Comparing 2 antifungals in patients with invasive candidiasis

September 1, 2007
Volume 28, Issue 9

In a phase 2 study, the new echinocandin anidulafungin was demon-strated to be effective in the treatment of invasive candidiasis. Additional encouraging findings have recently been reported by Reboli and coworkers, who compared anidulafungin with fluconazole in a randomized, double-blind, noninferiority trial. The study included patients 16 years or older who had invasive candidiasis; 89% had candidemia only. They were randomly assigned to receive either intravenous anidulafungin or intravenous fluconazole. After 10 days of intravenous therapy, the patients could receive oral fluconazole.

In a phase 2 study, the new echinocandin anidulafungin was demon-strated to be effective in the treatment of invasive candidiasis. Additional encouraging findings have recently been reported by Reboli and coworkers, who compared anidulafungin with fluconazole in a randomized, double-blind, noninferiority trial. The study included patients 16 years or older who had invasive candidiasis; 89% had candidemia only. They were randomly assigned to receive either intravenous anidulafungin or intravenous fluconazole. After 10 days of intravenous therapy, the patients could receive oral fluconazole.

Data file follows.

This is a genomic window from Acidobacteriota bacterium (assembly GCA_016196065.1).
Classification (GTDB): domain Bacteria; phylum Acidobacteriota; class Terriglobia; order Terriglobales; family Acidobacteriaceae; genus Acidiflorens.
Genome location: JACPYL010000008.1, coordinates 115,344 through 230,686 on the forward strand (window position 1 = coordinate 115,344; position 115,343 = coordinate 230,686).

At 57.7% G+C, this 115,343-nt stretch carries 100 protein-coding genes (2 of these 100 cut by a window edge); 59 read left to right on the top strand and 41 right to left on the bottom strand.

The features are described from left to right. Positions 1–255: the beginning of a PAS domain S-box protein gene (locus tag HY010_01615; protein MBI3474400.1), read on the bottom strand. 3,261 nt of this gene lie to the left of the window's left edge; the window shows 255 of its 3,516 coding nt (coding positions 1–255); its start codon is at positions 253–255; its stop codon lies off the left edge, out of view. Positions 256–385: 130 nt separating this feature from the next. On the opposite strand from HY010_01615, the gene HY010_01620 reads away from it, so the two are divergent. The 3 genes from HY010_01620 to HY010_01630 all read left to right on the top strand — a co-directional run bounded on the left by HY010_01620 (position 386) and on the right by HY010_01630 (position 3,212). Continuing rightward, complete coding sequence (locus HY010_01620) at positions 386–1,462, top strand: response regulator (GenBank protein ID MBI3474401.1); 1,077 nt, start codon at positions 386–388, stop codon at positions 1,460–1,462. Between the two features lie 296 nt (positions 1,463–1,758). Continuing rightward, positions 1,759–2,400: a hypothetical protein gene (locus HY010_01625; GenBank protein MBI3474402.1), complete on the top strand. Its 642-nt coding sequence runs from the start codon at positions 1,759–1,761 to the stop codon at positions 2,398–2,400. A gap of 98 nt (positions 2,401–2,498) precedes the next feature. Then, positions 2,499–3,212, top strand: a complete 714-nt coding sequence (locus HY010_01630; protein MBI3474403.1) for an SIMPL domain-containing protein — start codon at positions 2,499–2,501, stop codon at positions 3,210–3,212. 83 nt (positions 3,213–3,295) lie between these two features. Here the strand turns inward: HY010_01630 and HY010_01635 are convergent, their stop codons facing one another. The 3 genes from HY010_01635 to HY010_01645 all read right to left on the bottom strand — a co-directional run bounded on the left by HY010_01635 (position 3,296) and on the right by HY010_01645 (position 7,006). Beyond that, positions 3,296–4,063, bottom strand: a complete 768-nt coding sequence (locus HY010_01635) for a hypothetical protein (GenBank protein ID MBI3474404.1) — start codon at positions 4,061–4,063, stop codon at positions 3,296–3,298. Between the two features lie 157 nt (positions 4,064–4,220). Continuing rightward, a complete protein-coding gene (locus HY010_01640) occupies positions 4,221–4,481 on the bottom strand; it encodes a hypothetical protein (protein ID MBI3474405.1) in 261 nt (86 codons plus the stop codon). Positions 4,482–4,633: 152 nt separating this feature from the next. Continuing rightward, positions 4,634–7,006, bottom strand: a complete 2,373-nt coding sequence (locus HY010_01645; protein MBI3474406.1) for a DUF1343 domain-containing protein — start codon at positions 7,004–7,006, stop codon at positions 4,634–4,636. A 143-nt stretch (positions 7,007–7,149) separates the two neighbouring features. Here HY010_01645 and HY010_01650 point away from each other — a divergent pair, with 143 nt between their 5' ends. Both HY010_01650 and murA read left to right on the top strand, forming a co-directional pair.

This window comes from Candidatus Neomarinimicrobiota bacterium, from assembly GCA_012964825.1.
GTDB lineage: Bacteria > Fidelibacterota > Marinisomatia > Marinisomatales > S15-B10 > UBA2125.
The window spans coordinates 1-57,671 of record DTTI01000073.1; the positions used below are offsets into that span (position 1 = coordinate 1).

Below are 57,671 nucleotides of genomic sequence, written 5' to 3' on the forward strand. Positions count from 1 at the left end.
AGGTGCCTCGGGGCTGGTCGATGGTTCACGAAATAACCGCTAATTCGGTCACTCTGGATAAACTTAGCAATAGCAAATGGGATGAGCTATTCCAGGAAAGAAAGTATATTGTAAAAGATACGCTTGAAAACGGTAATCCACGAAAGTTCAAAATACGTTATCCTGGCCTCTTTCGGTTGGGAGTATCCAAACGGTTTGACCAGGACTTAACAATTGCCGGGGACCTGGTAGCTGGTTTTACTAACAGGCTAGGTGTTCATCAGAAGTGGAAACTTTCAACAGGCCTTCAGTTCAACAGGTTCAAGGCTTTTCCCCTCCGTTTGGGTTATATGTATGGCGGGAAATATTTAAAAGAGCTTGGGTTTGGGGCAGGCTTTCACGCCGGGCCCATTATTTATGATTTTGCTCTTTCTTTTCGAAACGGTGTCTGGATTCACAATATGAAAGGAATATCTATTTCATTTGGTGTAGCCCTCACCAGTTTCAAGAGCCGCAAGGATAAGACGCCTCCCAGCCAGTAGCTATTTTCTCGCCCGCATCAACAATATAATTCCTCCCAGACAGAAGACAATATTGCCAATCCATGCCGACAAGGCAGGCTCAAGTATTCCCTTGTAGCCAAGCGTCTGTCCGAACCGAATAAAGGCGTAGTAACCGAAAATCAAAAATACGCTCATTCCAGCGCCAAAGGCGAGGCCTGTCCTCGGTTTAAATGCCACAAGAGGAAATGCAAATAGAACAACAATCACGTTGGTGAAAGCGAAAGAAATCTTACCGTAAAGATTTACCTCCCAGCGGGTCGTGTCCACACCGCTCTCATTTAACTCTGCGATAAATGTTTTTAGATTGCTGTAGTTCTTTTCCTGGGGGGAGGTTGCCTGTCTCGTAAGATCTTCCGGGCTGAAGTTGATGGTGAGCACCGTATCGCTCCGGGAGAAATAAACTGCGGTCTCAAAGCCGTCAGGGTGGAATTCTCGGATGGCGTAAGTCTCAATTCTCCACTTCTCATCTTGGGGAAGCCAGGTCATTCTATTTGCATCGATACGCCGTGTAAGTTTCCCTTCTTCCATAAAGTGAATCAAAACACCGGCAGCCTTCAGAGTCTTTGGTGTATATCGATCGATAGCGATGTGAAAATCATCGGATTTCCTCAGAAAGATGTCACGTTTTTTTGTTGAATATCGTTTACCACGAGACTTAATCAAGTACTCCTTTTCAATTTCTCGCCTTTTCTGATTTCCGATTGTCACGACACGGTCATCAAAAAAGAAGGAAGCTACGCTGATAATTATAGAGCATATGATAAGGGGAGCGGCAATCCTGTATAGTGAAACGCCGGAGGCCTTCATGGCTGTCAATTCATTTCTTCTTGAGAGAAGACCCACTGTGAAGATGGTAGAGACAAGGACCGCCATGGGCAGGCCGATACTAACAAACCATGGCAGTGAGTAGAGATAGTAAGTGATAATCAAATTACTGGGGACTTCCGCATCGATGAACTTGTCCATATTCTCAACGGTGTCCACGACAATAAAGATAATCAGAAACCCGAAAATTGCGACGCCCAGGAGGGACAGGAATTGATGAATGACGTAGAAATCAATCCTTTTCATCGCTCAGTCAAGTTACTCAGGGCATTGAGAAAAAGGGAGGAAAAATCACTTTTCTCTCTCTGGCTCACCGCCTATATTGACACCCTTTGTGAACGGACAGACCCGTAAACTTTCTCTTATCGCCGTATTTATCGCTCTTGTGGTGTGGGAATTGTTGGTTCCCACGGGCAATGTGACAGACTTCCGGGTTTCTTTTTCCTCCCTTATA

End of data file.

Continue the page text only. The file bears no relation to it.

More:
Treatment success, which was defined on the basis of clinical and microbiological response at the end of intravenous therapy, was achieved in 75.6% of those treated with anidulafungin compared with 60.2% of those treated with fluconazole. Anidulafungin was more effective than fluconazole at the end of treatment and at 2-week follow-up. At 6-week follow-up, treatment success occurred in a greater percentage of patients in the anidulafungin group, although statistically, the difference met only the noninferiority criteria.

Treatment success rates were higher with anidulafungin than with fluconazole for all Candida species except Candida parapsilosis. For patients infected with Candidaalbicans, treatment was successful in 81.1% of the anidulafungin group, compared with 62.3% of the fluconazole group.

The 2 groups did not differ significantly with respect to the type and incidence of adverse events.